KUALA LUMPUR – November 7, 2017: After years of trying to save mainland Asia’s southernmost cape from consistent coastal erosion, Johor has finally got it right.
Not only has the 800-metre offshore and three-kilometre long breakwater significantly slowed down Tanjung Piai’s erosion, it has also rejuvenated the ecosystem.
Tanjung Piai is a mangrove wetland in Pontian and sits at the meeting point of the Melaka and Tebrau straits; it is also one of the five Ramsar sites in the country.
A Ramsar site is a wetland site designated of international importance listed in the Ramsar Convention, an international treaty under which its signatories are obligated to maintain the quality and ecosystem.
Before the breakwater was completed last year, Iskandar Regional Development Authority (Irda) chief executive Datuk Ismail Ibrahim pointed out that coast in Tanjung Piai had been rapidly eroding.
The cause of erosion was a combination of busy shipping traffic and the coast’s natural susceptibility to rogue waves.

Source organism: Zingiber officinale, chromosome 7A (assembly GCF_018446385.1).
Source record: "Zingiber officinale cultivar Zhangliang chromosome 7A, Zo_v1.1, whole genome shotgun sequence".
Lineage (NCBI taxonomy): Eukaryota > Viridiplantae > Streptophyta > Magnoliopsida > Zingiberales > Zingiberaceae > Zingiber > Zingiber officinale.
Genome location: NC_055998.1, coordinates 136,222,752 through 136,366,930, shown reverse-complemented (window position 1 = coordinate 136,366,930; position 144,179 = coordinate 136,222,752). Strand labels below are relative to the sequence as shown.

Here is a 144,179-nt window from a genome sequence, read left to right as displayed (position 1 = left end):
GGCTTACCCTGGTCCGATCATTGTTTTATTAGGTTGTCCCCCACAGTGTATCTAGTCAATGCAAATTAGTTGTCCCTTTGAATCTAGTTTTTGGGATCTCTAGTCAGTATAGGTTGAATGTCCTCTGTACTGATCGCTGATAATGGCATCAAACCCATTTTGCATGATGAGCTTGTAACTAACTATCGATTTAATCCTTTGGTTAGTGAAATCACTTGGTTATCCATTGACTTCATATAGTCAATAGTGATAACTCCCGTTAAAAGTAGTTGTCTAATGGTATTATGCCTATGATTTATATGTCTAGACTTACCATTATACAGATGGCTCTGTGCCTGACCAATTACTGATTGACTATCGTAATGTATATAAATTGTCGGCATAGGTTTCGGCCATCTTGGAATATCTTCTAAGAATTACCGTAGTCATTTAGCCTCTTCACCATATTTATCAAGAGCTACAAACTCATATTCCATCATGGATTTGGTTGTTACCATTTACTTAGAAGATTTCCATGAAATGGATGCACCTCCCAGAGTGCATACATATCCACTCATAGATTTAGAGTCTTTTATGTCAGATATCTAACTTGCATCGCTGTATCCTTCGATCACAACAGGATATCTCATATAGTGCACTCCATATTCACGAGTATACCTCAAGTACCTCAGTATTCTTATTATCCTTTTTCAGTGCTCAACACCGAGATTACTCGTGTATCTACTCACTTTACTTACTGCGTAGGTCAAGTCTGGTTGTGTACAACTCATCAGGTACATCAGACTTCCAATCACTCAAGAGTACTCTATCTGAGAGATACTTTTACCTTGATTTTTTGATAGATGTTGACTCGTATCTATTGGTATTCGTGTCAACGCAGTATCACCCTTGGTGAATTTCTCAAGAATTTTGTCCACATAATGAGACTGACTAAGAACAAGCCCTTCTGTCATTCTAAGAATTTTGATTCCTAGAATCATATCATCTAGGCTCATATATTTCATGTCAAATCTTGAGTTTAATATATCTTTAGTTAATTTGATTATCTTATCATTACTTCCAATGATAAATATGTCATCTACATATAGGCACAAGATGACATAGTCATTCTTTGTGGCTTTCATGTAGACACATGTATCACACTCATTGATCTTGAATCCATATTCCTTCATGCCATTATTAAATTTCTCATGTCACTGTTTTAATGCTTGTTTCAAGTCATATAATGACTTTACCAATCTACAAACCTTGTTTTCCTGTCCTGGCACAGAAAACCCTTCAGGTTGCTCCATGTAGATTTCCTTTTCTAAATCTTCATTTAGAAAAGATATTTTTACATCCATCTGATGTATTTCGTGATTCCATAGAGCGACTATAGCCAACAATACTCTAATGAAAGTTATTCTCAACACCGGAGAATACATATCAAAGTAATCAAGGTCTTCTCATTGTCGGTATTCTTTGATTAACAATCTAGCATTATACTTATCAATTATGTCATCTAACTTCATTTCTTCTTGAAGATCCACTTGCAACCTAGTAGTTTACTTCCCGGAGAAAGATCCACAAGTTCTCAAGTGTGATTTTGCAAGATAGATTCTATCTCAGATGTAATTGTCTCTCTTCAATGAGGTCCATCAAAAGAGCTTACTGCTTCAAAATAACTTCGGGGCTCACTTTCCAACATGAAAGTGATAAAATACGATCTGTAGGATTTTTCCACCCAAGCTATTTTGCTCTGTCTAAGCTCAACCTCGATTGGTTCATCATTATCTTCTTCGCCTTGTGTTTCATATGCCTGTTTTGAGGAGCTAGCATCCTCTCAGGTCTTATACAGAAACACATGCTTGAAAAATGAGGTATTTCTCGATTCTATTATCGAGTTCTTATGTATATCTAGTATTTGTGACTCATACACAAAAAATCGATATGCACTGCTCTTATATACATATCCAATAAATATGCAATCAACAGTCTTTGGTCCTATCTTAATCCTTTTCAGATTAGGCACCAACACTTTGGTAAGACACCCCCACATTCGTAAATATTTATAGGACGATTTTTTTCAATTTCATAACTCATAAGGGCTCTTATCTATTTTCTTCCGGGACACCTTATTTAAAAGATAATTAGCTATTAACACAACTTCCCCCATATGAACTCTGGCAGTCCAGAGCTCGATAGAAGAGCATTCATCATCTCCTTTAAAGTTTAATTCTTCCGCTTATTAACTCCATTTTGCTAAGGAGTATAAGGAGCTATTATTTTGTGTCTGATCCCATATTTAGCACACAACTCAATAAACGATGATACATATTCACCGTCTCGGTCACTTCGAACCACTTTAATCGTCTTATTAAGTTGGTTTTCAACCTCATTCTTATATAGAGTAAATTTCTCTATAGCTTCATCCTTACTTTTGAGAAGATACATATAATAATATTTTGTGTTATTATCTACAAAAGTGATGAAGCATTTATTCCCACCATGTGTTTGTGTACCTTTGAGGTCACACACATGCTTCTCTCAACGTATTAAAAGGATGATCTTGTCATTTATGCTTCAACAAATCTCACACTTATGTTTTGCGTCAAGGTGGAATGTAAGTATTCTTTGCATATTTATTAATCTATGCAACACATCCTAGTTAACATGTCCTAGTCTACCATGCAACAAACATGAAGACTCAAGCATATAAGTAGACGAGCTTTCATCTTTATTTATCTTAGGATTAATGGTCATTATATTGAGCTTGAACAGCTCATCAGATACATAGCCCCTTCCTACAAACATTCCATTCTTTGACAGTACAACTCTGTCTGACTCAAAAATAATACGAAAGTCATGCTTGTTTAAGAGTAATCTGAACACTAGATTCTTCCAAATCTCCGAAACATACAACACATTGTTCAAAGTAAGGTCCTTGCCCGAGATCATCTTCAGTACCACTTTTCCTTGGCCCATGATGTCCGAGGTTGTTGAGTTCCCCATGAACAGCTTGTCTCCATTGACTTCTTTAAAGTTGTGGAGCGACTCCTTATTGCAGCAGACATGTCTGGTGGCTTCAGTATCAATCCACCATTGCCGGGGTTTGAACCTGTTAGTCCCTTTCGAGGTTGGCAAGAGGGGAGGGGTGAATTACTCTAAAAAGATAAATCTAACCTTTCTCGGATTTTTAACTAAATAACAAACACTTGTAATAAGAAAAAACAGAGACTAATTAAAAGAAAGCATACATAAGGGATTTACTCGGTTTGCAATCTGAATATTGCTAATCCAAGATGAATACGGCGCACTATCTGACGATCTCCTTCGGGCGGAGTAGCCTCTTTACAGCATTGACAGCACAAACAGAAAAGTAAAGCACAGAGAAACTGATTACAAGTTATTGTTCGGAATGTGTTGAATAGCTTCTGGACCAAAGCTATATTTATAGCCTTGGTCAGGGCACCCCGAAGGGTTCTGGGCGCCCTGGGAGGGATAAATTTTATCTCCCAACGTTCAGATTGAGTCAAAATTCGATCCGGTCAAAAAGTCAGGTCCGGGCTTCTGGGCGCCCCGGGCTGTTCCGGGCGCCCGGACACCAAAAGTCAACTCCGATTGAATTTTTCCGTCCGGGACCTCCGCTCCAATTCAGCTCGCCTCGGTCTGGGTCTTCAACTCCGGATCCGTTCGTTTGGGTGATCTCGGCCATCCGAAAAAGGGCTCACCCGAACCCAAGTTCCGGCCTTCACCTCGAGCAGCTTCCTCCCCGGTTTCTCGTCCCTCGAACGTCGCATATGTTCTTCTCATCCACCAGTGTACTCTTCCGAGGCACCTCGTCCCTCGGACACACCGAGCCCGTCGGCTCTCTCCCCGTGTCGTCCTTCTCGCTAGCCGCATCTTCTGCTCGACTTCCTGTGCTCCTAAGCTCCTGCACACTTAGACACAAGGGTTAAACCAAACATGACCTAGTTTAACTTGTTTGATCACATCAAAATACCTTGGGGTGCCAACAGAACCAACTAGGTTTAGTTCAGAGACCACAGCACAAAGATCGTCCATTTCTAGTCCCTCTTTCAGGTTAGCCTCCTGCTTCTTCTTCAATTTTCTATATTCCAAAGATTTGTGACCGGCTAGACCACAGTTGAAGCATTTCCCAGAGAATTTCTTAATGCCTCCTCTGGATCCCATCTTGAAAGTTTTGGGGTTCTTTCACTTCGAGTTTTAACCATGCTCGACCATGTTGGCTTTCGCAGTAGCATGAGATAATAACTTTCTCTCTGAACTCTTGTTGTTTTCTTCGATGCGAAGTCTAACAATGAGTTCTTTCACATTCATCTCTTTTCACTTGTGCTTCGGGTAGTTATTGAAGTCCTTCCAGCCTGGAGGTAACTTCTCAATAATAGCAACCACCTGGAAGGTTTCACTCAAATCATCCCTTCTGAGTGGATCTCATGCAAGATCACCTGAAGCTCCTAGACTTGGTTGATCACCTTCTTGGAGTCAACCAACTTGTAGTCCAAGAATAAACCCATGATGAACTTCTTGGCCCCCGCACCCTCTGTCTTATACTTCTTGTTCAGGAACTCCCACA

“Our past efforts did little to stop the erosion. We lost up to 160 metres of coastal areas over the past 20 years but we never gave up hope,” read Ismail’s statement.
The construction of the breakwater began in 2014 following Irda’s cooperation with the state Irrigation and Drainage Department and the federal government.
Concurring that at RM80 million it was costly, Ismail however described the end-result as very rewarding as it not only shelters the coast from erosion but doubles up as a breeding ground for several types of fishes, including snappers, groupers and grunts.
The area has also become a favourite fishing spot for anglers who rent boats from Tanjung Piai’s pier to go to the breakwater.
“Irda is also in the midst of restoring Tanjung Piai’s wetlands and the mangrove forest for the benefit of our future generations,” said Ismail.